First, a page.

What brought the current stalemate?
Resolution 1541, despite its affirmation of the Baker Plan as “optimum,” was interpreted by Morocco as a victory since it contained no language suggesting that a solution might be imposed in Western Sahara. Moreover, the resolution expressed strong support for efforts to achieve a “mutually acceptable political solution,” which Baker had maintained was impossible. In reality, resolution 1541 represented a shift in the balance of opinion among the three key external actors: France, Spain, and the United States. France had unfailingly supported Morocco over the years, but Spain and the United States had taken a more nuanced approach. Successive Spanish governments, under strong popular pressure at home to support the Saharans in their quest for independence, but also mindful of the importance of good relations with Morocco, had managed to keep a balanced position, supporting United Nations efforts, especially after Baker had been appointed as Personal Envoy. However, in 2004, the newly elected Spanish government, made improvement of relations with Morocco a priority and weakened its support of the Baker Plan.
The United States, despite its close relations with Morocco and even assistance at the time that Morocco built the “berm” surrounding most of Western Sahara, had long supported UN efforts to resolve the conflict. It had been active in the Group of Friends of Western Sahara, which was created at the initiative of the United States in 1993 and sought to encourage a negotiated settlement. This earned the United States the trust and confidence of both sides. Although Morocco saw the United States as its trusted ally, at the same time Polisario, which over the years had managed to build significant bipartisan support in the U.S. Congress, felt that unlike France, the United States was striving to be balanced and objective.
In 1995, during yet another impasse in the implementation of the Settlement Plan, the United States discreetly tried to organize direct talks between the parties, but asked that Polisario not bring up the issue of independence during the meeting. Polisario rejected this suggestion, the talks never happened – and that was the last time that the United States acted unilaterally in trying to resolve the conflict. After Baker’s appointment in March 1997, the United States was happy and relieved to lend its support to him as UN representative, both during the Clinton and Bush administrations. The United States tried to persuade Polisario and Algeria to accept the first Baker Plan, and was actively engaged at the highest level in having the Security Council unanimously support the second Plan.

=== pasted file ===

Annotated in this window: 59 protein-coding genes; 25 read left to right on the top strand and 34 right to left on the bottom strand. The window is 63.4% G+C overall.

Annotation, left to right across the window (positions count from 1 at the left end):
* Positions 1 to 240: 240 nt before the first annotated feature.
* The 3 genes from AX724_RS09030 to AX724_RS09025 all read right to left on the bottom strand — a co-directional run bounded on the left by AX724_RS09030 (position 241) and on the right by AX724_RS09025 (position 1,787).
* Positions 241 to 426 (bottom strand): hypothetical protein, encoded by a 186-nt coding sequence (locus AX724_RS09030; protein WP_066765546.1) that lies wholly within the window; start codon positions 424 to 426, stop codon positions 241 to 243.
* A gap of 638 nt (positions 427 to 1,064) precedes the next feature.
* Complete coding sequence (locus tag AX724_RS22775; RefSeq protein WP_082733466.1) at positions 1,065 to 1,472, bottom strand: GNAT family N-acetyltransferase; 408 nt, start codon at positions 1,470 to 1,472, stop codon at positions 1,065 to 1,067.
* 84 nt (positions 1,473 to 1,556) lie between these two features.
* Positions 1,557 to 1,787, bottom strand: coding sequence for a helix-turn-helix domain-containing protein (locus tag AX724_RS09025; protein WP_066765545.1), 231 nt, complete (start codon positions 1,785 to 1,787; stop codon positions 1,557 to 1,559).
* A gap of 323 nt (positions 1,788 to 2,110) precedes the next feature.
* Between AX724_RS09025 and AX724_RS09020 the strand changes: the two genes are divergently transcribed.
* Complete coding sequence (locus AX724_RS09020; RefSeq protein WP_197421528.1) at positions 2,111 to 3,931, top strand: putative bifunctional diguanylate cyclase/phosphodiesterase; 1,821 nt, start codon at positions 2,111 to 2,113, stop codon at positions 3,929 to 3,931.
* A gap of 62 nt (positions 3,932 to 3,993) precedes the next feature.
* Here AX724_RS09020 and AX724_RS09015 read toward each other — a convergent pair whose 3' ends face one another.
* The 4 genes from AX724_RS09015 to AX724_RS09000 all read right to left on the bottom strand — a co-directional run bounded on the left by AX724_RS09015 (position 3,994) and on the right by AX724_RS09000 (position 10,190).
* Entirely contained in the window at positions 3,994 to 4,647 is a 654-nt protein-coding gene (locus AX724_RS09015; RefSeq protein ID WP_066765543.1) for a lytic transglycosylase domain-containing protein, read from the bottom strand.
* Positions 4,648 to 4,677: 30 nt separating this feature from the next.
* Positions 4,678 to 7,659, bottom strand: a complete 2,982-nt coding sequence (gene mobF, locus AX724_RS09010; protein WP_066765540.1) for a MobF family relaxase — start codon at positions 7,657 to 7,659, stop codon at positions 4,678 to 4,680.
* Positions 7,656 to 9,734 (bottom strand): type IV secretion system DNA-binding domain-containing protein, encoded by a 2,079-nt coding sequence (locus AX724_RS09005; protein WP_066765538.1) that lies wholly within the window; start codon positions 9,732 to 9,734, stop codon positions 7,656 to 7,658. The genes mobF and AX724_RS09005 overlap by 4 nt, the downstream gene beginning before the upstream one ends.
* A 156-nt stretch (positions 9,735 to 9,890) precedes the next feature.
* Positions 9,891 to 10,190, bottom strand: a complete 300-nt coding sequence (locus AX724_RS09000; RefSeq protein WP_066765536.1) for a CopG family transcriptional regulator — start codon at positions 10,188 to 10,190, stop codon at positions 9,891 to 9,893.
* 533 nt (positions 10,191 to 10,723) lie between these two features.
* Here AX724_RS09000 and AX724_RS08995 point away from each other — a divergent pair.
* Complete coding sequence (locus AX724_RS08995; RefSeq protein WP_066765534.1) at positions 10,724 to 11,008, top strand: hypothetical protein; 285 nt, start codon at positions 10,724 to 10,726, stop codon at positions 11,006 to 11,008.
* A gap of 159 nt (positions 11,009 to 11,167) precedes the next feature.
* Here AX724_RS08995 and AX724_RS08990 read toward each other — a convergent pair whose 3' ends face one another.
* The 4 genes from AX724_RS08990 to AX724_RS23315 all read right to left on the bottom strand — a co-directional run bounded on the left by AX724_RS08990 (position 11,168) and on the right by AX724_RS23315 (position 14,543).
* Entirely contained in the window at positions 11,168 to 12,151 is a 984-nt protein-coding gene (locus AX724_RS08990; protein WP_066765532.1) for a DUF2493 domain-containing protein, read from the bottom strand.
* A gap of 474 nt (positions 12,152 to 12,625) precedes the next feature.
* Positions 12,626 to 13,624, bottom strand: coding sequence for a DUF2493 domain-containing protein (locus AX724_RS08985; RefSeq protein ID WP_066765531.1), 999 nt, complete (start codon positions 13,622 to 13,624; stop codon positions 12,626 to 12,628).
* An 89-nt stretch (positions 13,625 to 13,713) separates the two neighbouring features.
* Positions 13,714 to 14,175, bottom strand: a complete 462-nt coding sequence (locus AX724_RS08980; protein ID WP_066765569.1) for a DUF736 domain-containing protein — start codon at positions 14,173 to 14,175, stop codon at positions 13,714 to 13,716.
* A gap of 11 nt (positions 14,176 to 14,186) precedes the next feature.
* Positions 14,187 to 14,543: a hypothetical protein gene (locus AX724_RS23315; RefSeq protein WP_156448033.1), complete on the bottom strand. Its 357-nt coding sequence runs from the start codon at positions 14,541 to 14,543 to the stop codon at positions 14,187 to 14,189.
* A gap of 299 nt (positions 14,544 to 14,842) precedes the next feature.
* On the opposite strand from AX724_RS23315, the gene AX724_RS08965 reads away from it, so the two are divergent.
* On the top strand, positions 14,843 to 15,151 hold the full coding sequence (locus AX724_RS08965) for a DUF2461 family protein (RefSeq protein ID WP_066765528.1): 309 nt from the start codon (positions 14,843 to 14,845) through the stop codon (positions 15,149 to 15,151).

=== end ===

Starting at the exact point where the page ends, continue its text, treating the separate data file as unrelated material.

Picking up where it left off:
Nonetheless, it is clear that the United States changed its position in 2004 and weakened its support of Baker through the wording of resolution 1541. By strongly supporting a mutually acceptable political solution, while terming the Baker Plan “optimum,” – and hence implying that it might not be achievable – the resolution was indeed a victory for Morocco. Pressure to accept the Baker Plan had been lifted, and Morocco’s key allies were nodding approvingly to its talk of offering autonomy to Western Sahara under Moroccan sovereignty.
It is no secret that the strengthening of Morocco’s position within the current U.S. administration came from those who value Morocco’s role in Middle East politics and in the Global War on Terror. Suicide bombings in Morocco and involvement of Moroccan nationals in terrorist events in Europe have reinforced this position. Morocco has taken advantage of U.S. counter terrorism concerns by alluding to alleged Polisario involvement in terrorism or by talking about terrorism flourishing in North Africa if the Western Sahara conflict does not get resolved to Morocco’s satisfaction. Thus, U.S. diplomats have called Morocco’s autonomy proposals “serious and credible” and managed to have that language inserted in UN Security Council resolution 1754 of April 30, 2007, which endorses the Ban Ki-moon negotiations. Meanwhile, 180 members of Congress have expressed their support for the Moroccan autonomy proposal.
The U.S. approach is short-sighted because counter-terrorism efforts in the whole of North Africa necessitate that the United States address Algeria’s concerns also, not just those of Morocco. Resolution of the Western Sahara conflict in an honorable way for Polisario has been and continues to be of utmost importance to Algeria. The issue has poisoned Algerian-Moroccan relations for years making prospects for cooperation between them in anti-terrorism, or anything else for that matter, highly unlikely.
The United States and other Moroccan allies know that calling on the parties to negotiate on the basis of the Moroccan proposal all but recognizes Moroccan sovereignty over the Western Sahara. Polisario’s supporters in the Council, led today by South Africa, would consider such negotiations unacceptable for the international community.
The Security Council has chosen to deal with this issue by adopting the suggestion by the Secretary-General for negotiations between the parties without preconditions. This is not the first time that the Security Council, when confronted with a difficult choice and crucial disagreements among its members, has bounced the issue back into the court of the Secretary-General. There has been giddy talk among Morocco’s supporters about a “breakthrough,” since the parties have indeed agreed to direct talks. However, given the irreconcilable nature of the positions that each side has brought to the table, what are the chances for these talks to bring about any results? At best, the latest decision by the Security Council promises several more years of stalemate.
Anna Theofilopoulou covered Western Sahara and North Africa in the Department of Political Affairs of the United Nations from 1994 to 2006. She worked closely with former U.S. Secretary of State, James A. Baker, III throughout his appointment as Personal Envoy of the Secretary-General on Western Sahara – from March 1997 until his resignation in June 2004.